Former Western & Southern Open champion Karolina Pliskova shook off a late surge from rising Swede Rebecca Peterson to reach the last eight in straight sets.
David Kane
August 15, 2019

CINCINNATI, OH, USA - Former World No.1 Karolina Pliskova booked her spot in the Western & Southern Open quarterfinals, dispatching Swedish qualifier Rebecca Peterson, 7-5, 6-4.

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The 2016 champion - who defeated Angelique Kerber in a memorable final that prevented the German from becoming World No.1 - is yet to drop a set in Cincinnati, but had to battle through two tough sets on Thursday before emerging victorious after one hour and 42 minutes on Stadium 3.

"I saw only a little bit her playing somewhere and was practicing next to her, so I just know that the forehand is quite big. She's solid from the forehand," Pliskova said after pairing with twin sister Kristyna to upset No.3 seeds Barbora Krejcikova and Katerina Siniakova in a 10-point tie-break.

Pliskova has a chance to return to World No.1 for the first time since 2017 at this tournament, and had to beat Peterson to keep those hopes alive. Up against an unfamiliar opponent - who defeated Wimbledon semifinalist Barbora Strycova in qualifying and Roland Garros semifinalist Johanna Konta in the first round of the main draw - the three-time WTA Ace Leader nonetheless raced out to a 3-0 lead to start.

Peterson soon leveled things up, but Pliskova remained in front, saving four break points in a marathon 11th game to keep the pressure on the qualifier, who she broke to 15 in the next game to claim the opening set.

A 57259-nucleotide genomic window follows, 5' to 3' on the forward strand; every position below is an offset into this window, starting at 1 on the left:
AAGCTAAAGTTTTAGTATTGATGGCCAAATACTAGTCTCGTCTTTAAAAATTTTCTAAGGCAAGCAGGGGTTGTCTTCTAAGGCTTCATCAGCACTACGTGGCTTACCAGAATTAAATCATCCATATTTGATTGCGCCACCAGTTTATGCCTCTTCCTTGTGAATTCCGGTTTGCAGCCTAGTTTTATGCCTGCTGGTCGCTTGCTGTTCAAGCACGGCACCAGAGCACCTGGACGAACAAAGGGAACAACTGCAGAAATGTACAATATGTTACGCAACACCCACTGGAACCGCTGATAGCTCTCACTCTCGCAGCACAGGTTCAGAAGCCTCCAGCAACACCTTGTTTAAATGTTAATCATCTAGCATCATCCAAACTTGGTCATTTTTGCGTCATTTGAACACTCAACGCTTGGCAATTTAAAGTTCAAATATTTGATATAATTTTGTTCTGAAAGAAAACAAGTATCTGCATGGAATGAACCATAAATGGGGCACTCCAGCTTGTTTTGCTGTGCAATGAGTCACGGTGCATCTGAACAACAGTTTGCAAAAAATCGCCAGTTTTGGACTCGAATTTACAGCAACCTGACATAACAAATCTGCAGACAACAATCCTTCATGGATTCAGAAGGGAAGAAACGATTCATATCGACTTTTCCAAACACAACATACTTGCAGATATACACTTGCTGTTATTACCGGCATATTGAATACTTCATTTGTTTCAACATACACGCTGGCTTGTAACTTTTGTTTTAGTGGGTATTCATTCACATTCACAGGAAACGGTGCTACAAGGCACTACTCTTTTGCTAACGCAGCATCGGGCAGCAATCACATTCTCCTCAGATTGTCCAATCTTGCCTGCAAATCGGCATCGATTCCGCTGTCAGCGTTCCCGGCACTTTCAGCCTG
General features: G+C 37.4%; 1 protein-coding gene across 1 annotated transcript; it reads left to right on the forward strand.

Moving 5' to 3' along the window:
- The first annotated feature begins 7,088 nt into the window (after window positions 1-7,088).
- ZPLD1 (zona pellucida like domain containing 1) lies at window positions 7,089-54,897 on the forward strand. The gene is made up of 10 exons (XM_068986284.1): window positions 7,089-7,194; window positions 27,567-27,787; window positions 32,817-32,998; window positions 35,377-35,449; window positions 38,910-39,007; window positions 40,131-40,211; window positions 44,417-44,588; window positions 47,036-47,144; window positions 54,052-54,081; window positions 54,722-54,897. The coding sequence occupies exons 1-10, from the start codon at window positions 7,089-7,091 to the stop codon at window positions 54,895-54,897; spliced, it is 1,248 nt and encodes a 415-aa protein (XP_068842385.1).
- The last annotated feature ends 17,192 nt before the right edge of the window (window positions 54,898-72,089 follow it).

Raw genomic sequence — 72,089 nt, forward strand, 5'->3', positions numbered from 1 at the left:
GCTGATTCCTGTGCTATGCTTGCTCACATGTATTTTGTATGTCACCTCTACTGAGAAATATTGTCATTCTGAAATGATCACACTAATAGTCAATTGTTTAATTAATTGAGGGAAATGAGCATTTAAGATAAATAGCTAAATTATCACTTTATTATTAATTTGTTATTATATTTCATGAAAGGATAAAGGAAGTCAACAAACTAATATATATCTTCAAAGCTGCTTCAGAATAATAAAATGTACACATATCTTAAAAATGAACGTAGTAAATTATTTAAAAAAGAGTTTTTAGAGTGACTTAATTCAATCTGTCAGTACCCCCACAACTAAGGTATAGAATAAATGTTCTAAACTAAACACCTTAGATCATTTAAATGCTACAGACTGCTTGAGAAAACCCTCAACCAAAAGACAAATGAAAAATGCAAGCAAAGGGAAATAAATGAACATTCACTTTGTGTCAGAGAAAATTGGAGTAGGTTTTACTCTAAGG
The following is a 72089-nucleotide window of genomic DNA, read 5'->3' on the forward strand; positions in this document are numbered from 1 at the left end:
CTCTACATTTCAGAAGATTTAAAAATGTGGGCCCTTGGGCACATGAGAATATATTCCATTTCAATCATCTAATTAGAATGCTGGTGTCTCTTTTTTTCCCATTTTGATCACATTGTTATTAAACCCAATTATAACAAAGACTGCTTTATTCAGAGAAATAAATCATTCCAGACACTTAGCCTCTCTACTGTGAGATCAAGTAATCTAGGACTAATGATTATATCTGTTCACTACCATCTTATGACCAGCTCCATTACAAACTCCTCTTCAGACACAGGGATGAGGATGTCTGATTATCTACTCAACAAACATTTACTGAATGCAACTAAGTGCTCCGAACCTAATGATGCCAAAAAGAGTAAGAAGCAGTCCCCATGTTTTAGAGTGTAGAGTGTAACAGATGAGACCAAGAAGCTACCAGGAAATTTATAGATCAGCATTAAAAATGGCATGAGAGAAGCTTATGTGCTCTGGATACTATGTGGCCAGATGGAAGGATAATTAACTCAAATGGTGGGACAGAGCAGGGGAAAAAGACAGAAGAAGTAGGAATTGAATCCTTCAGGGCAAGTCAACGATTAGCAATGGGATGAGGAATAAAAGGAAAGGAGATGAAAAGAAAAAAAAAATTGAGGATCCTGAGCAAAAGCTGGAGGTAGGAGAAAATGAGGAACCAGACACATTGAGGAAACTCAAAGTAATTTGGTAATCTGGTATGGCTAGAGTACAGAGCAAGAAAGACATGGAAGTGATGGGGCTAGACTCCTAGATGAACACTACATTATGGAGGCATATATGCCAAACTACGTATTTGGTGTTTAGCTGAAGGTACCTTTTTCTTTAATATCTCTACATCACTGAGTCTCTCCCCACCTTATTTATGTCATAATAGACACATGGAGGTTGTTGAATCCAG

"I think she was playing good, and of course she improved during the match. The beginning was not her best, but I had some chances to go 4-0, didn't make it, and then was kind of tricky but for sure happy I played two sets because it could go three. I was down a break in the second. But I think I played solid."

The second set saw Peterson again rally from an early break, this time taking things a step forward as she broke the Czech powerhouse a second time to take a lead for the first time in the match. 

"I was quite confident that I'm going to win because my game was working. So at the important moments I felt like I played always good. The serve was solid, too. Not that many aces but a lot of first serves. I think it was good match."

Ultimately, Pliskova found a way to power through, winning the last three games to secure her spot in the last eight.

In all, she struck an impressive 36 winners to 29 unforced errors, seven aces, and won a solid 74% of points behind her first serve.

Standing between the former World No.1 and the semifinals is 2004 winner Svetlana Kuznetsova, who stunned 2017 champion Sloane Stephens, 6-1, 6-2, later in the day.

"She didn't have many matches, but I think maybe sometimes can be good so she's a little bit more fresh and for sure excited.

"You can see I think she's more enjoying it a little bit right now. She has win couple matches here and there, in Toronto, and I think here too. I think she's quite confident, so she's back maybe where she kind of was.

"I remember we played that year when I won [the tournament] on the same court, so of course good memories from that match. Always I felt like when I played her I played good tennis because she gives you rhythm. You know, she just plays super solid. Doesn't miss much.

"So good match always with her. You know, I lost couple times, too, so I have to be super-aggressive and for sure chance."